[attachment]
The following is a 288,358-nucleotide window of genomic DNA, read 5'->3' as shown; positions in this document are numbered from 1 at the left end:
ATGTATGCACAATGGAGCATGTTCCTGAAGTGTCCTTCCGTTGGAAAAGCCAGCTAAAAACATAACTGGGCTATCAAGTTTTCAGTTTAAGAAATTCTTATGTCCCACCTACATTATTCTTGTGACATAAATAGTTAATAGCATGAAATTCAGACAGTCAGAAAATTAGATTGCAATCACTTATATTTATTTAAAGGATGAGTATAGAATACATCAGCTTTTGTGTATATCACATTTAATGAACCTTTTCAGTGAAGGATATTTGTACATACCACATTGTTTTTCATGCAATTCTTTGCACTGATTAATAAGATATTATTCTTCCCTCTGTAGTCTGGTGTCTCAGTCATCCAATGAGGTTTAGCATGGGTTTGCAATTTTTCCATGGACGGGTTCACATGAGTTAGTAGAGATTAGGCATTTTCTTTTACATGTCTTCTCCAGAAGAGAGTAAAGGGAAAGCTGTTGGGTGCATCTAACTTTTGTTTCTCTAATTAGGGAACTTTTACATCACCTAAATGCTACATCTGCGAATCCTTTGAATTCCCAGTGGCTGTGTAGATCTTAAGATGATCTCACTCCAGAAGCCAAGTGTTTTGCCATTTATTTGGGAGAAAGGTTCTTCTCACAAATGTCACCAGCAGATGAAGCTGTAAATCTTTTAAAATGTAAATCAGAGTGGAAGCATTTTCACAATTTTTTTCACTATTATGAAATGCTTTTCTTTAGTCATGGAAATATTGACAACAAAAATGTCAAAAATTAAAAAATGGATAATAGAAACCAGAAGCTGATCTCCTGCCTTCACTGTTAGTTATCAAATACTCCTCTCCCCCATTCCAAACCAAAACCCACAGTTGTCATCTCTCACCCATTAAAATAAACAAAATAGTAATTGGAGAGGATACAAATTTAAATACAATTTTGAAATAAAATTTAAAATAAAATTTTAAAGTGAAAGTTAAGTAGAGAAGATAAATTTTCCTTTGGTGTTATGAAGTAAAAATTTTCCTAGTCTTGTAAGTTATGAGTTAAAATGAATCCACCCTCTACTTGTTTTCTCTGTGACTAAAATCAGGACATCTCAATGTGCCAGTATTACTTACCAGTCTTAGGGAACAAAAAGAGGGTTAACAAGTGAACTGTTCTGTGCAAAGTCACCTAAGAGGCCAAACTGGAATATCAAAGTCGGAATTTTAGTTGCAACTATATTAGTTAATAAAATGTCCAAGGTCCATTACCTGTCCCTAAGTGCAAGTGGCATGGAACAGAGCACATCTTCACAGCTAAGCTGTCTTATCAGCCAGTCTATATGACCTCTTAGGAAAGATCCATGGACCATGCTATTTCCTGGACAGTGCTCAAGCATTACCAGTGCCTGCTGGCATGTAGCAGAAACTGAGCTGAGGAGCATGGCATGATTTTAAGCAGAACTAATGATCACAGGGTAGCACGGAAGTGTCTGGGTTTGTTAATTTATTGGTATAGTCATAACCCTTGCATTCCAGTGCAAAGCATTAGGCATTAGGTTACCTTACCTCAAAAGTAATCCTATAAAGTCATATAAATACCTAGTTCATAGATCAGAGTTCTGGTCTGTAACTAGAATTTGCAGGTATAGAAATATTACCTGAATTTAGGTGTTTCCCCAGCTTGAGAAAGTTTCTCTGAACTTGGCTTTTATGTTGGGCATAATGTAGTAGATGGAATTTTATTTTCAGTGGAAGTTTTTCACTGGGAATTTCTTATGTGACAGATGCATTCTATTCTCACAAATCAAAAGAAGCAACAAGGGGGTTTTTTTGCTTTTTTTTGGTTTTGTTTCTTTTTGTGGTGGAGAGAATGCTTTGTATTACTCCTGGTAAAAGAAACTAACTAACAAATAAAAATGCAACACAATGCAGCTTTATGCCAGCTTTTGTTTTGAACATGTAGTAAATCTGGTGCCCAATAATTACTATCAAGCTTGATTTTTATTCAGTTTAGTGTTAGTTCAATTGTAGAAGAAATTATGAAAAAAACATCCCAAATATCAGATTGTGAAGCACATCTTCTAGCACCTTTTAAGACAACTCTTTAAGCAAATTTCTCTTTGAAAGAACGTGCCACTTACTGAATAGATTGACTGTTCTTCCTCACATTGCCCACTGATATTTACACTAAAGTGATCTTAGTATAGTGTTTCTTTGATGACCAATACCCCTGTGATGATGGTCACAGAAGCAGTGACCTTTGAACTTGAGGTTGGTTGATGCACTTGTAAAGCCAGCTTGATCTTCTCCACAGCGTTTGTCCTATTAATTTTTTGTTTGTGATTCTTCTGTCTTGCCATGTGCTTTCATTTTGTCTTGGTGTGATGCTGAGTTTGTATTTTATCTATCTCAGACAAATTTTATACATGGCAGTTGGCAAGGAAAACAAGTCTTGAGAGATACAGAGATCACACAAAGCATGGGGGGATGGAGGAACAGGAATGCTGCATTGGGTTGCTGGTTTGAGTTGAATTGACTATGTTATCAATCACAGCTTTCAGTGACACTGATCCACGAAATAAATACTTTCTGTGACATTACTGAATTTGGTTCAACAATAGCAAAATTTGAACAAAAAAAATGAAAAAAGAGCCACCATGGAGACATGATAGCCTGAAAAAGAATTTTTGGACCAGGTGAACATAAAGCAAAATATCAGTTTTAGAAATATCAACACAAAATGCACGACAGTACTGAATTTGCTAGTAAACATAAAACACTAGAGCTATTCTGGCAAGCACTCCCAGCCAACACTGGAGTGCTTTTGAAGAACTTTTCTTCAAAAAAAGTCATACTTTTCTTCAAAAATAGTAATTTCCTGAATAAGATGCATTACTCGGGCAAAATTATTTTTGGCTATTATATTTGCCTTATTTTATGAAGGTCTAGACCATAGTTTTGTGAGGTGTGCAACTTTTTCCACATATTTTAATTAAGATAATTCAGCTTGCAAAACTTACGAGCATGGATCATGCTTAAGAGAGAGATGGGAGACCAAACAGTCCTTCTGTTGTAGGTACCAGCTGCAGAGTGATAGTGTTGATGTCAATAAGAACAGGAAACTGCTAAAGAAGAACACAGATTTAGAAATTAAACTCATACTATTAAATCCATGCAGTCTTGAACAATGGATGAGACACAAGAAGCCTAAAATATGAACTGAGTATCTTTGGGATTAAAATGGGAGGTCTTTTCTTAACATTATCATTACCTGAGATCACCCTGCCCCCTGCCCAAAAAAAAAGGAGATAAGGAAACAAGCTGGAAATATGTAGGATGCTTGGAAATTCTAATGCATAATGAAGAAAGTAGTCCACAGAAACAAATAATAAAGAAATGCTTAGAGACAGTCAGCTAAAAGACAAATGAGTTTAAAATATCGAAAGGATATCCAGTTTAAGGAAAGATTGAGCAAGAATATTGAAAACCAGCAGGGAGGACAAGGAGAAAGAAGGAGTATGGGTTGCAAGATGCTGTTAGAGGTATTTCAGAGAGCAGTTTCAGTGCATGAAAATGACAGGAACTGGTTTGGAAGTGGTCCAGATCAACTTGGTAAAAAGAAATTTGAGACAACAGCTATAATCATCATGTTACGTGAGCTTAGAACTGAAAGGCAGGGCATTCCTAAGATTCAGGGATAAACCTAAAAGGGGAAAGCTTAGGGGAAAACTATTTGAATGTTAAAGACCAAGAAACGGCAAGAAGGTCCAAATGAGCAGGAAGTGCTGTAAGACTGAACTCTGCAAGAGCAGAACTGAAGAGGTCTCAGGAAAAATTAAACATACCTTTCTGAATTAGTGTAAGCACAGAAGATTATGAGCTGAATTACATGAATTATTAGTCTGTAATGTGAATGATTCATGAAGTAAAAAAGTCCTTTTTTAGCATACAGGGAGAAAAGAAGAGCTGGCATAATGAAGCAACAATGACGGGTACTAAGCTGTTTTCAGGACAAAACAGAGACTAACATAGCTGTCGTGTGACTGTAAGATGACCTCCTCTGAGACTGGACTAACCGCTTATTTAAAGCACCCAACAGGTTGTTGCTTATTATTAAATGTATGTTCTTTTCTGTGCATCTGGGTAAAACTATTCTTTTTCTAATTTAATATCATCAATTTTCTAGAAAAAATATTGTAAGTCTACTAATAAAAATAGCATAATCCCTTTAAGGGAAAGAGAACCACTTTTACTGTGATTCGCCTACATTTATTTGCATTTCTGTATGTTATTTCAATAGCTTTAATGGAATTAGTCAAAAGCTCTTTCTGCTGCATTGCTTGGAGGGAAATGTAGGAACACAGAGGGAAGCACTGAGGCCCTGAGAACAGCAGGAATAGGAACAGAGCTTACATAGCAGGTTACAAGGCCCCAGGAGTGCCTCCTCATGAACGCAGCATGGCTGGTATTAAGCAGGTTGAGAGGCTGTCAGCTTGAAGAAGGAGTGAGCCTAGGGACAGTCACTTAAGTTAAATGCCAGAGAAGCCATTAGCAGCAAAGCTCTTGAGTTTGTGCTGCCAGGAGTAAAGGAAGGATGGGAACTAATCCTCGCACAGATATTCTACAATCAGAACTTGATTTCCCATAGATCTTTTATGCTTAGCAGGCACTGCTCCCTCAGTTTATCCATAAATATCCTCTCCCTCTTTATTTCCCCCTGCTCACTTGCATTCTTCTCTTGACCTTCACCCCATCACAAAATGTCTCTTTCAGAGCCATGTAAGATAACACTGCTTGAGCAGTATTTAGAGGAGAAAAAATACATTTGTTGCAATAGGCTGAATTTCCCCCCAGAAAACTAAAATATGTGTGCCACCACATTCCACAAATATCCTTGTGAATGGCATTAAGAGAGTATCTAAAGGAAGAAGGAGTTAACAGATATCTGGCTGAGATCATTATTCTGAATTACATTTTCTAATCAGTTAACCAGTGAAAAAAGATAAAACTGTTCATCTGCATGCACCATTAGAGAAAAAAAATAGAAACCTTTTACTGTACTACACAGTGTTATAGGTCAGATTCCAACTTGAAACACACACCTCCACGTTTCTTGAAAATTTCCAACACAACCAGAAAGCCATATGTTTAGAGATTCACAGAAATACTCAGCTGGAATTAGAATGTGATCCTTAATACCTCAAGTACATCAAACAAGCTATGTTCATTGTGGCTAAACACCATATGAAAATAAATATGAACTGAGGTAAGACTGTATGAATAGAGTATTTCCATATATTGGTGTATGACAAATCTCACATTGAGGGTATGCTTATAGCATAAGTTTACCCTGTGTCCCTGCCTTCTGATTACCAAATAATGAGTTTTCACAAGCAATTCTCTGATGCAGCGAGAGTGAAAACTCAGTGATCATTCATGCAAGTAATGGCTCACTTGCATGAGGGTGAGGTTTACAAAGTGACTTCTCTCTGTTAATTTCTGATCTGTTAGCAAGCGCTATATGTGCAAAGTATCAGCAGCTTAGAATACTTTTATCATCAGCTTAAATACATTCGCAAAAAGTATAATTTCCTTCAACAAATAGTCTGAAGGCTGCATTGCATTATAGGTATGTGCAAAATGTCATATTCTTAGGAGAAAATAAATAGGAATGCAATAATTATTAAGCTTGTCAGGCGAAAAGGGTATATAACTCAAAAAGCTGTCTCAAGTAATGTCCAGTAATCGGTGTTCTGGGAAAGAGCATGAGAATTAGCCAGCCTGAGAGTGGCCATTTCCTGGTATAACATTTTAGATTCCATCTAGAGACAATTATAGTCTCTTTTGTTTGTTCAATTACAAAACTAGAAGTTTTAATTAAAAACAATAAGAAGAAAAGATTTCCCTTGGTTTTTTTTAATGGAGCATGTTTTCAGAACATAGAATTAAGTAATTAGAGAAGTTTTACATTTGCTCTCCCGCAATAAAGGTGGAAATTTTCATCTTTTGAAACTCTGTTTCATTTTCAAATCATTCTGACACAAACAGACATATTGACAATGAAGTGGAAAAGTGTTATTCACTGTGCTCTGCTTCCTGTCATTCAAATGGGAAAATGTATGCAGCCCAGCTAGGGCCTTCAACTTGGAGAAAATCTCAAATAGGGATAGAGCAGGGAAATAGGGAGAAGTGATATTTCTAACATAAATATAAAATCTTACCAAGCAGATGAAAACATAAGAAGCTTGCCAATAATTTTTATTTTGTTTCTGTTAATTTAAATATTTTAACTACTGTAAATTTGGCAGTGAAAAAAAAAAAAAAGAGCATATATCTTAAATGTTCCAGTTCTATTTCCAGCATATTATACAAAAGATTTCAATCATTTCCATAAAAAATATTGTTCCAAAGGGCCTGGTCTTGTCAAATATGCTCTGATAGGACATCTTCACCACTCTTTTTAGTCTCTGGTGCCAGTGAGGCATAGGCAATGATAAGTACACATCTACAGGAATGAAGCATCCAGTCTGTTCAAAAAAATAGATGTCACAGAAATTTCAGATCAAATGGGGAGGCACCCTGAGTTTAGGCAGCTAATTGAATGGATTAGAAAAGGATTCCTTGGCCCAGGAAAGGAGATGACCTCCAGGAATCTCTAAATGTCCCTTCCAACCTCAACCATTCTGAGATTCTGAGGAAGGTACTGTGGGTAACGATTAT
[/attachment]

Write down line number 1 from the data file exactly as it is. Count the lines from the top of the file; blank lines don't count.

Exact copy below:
The following is a 288,358-nucleotide window of genomic DNA, read 5'->3' as shown; positions in this document are numbered from 1 at the left end: